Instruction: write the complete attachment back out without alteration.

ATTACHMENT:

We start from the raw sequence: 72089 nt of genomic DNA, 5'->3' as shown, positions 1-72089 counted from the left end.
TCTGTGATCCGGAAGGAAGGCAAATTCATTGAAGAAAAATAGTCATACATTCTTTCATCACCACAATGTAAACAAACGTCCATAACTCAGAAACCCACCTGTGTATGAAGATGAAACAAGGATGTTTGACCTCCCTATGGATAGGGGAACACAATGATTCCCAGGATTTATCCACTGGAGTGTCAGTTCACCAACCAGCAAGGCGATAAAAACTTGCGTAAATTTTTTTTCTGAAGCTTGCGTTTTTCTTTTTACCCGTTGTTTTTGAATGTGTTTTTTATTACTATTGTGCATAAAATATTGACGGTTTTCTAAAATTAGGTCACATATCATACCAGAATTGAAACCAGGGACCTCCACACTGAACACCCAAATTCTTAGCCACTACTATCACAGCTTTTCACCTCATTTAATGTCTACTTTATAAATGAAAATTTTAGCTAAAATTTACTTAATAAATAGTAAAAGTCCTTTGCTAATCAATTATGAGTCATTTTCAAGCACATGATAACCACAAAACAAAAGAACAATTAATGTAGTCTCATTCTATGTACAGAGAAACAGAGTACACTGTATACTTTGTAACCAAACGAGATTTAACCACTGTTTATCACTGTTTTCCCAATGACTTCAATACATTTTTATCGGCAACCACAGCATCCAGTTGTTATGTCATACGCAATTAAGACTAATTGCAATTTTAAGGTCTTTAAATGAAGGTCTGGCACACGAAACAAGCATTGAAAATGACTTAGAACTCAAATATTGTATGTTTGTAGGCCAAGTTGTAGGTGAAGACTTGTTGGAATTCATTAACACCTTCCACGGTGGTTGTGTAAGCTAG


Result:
We start from the raw sequence: 72089 nt of genomic DNA, 5'->3' as shown, positions 1-72089 counted from the left end.
TCTGTGATCCGGAAGGAAGGCAAATTCATTGAAGAAAAATAGTCATACATTCTTTCATCACCACAATGTAAACAAACGTCCATAACTCAGAAACCCACCTGTGTATGAAGATGAAACAAGGATGTTTGACCTCCCTATGGATAGGGGAACACAATGATTCCCAGGATTTATCCACTGGAGTGTCAGTTCACCAACCAGCAAGGCGATAAAAACTTGCGTAAATTTTTTTTCTGAAGCTTGCGTTTTTCTTTTTACCCGTTGTTTTTGAATGTGTTTTTTATTACTATTGTGCATAAAATATTGACGGTTTTCTAAAATTAGGTCACATATCATACCAGAATTGAAACCAGGGACCTCCACACTGAACACCCAAATTCTTAGCCACTACTATCACAGCTTTTCACCTCATTTAATGTCTACTTTATAAATGAAAATTTTAGCTAAAATTTACTTAATAAATAGTAAAAGTCCTTTGCTAATCAATTATGAGTCATTTTCAAGCACATGATAACCACAAAACAAAAGAACAATTAATGTAGTCTCATTCTATGTACAGAGAAACAGAGTACACTGTATACTTTGTAACCAAACGAGATTTAACCACTGTTTATCACTGTTTTCCCAATGACTTCAATACATTTTTATCGGCAACCACAGCATCCAGTTGTTATGTCATACGCAATTAAGACTAATTGCAATTTTAAGGTCTTTAAATGAAGGTCTGGCACACGAAACAAGCATTGAAAATGACTTAGAACTCAAATATTGTATGTTTGTAGGCCAAGTTGTAGGTGAAGACTTGTTGGAATTCATTAACACCTTCCACGGTGGTTGTGTAAGCTAG